I didn't watch the Super Bowl. Neither did I watch the World Series last summer. In fact, I don't actually watch a lot of professional sports, and it's not just because I don't have cable. It's mainly because I simply don't care. I know. Cue the shocked faces. A sportswriter who doesn't watch sports? Is that possible? Acceptable? Although I owe no one an explanation, I'm offering it nonetheless since I know I'm not alone.
The fact that I am not tuned in on a regular basis to big games, especially those involving New England's teams, really grinds the gears of some people. It's as if I'm committing some kind of journalistic blasphemy. Except, I'm not. I'm choosing my truth over that of other people's.
There is an assumption people make about me based on my job – that I must be a rabid sports fan, constantly following every team, game, and athlete around. While that might be true for many sportswriters, it's not for me. I'm not actually a big fan of pro sports, and watch them only on occasion, typically when I'm visiting my folks and my dad has a game on.
When it comes to sports, my heart belongs to the athletes and teams that play not for the money, but for the sheer love of playing a game. That can't be said in pro sports as convincingly as it can in high school or youth sports. Where the pros have their sights set on negotiating a more lucrative contract and all manner of endorsement deals, student athletes have their sights set on playing the game. They might dream of a chance to play for their favorite team, or for any pro outlet, but at the high school level especially, student athletes are all about getting better and getting the W.
Their work ethic isn't based on earning another million dollars, but instead is based on earning a varsity letter and possibly a scholarship, as the team strives toward earning a spot in the playoffs, if not winning a championship. That's a work ethic I can get behind.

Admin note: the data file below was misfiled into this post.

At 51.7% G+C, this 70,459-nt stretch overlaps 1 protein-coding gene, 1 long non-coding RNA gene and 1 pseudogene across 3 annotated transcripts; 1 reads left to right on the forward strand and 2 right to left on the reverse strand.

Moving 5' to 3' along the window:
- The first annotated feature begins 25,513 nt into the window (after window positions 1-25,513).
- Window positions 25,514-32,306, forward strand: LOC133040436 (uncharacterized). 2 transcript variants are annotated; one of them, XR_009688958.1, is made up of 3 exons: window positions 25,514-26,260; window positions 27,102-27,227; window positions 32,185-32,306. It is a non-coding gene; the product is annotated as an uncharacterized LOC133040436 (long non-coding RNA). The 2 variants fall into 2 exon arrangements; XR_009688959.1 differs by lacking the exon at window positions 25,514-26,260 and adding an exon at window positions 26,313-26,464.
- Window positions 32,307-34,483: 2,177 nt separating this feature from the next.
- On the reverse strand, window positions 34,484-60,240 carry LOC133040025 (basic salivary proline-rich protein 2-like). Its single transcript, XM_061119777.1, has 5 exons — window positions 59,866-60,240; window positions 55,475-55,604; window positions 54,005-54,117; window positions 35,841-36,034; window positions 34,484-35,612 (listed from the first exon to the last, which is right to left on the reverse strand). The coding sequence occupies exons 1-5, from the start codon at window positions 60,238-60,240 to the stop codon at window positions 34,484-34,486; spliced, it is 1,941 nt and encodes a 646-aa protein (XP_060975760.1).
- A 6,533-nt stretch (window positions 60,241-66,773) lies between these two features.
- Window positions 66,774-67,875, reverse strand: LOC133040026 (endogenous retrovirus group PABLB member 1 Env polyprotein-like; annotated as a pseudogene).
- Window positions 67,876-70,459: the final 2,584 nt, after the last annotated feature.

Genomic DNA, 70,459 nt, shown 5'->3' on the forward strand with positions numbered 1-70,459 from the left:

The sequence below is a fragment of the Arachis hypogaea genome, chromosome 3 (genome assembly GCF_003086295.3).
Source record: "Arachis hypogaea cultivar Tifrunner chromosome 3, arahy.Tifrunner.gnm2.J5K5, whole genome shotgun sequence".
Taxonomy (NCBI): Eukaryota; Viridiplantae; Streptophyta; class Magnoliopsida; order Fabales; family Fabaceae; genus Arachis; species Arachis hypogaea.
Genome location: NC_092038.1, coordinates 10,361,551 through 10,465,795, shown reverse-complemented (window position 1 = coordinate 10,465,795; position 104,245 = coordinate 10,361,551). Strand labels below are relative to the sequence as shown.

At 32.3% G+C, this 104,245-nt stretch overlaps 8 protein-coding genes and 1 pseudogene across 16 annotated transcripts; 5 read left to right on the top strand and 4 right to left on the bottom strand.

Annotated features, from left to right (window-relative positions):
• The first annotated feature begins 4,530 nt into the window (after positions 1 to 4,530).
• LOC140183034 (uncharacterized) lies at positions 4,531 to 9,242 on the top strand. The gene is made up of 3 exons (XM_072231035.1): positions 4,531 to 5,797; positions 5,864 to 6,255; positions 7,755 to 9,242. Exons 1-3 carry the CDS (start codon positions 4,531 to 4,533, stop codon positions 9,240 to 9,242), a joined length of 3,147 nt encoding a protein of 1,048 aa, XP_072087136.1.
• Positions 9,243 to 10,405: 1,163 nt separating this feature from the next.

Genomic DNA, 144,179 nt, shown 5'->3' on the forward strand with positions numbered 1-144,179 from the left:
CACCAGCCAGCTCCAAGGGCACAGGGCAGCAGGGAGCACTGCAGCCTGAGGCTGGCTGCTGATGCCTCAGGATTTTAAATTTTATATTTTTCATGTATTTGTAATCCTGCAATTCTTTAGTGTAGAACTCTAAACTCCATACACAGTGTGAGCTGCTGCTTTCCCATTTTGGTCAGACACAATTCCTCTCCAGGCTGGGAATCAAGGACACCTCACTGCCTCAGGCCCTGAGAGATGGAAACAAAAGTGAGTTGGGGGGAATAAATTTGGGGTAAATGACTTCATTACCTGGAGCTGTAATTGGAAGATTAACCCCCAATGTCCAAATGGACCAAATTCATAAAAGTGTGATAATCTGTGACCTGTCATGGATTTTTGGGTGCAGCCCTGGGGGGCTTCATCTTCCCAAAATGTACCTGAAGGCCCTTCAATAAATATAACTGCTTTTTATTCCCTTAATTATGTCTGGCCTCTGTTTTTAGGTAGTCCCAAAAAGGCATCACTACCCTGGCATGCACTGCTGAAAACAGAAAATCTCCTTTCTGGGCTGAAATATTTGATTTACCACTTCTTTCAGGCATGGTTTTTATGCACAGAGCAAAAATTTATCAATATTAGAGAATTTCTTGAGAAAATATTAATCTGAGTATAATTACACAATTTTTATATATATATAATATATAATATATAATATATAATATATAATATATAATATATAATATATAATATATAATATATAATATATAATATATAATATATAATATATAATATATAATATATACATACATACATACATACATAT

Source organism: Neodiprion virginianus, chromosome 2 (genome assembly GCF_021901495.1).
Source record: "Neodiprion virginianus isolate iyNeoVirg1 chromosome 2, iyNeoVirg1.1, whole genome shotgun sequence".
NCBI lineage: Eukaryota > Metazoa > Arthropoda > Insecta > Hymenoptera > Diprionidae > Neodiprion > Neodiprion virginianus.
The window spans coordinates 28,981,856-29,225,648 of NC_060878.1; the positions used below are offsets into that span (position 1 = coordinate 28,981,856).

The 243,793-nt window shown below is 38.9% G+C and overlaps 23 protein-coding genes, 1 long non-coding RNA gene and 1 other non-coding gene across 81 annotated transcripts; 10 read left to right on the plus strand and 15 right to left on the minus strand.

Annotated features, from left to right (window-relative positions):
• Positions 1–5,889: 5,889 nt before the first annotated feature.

Although there are challenges inherent in high school athletics, they're nowhere near as monumental as the controversies woven into the fabric of so many professional sports. From domestic violence to doping to racism and beyond, pro sports is a minefield of contentious issues. Not to mention my belief that the salaries of pro athletes are out of hand, and that gratitude is a sorely lacking aspect in that regard.
With the possible exception of Olympians who've been training for their moment of competition since childhood, it is my firm opinion that pro sports is simply another form of televised entertainment, and I can think of far better ways to spend my money than feeding the beast.
Are there professional athletes using their ridiculous salaries for good? Absolutely. Are there sports I will watch? Yes. I enjoy taking in a Red Sox game with my dad whenever possible, and have enjoyed seeing the Bruins, Celtics, Yankees and Mets play in the past. But those events were less about the teams playing than the company I was keeping, and truthfully with the cost of tickets today I'd rather go camping and put the focus on the high school teams I cover.
The truth is, I care more that a student athlete I've had the privilege of getting to know during my time along the sidelines received a sports scholarship to their top choice school than I do when a famous athlete hit (another) homer, won (another) game, or received (another) accolade.
The fact that said student likely won't advance their sports career farther than the college team he or she is playing for doesn't make them less of an athlete, worthy of respect. The fact that I am a reporter that holds high school sports in higher esteem than the pros doesn't make me less of a sportswriter. I'll see you on the sidelines.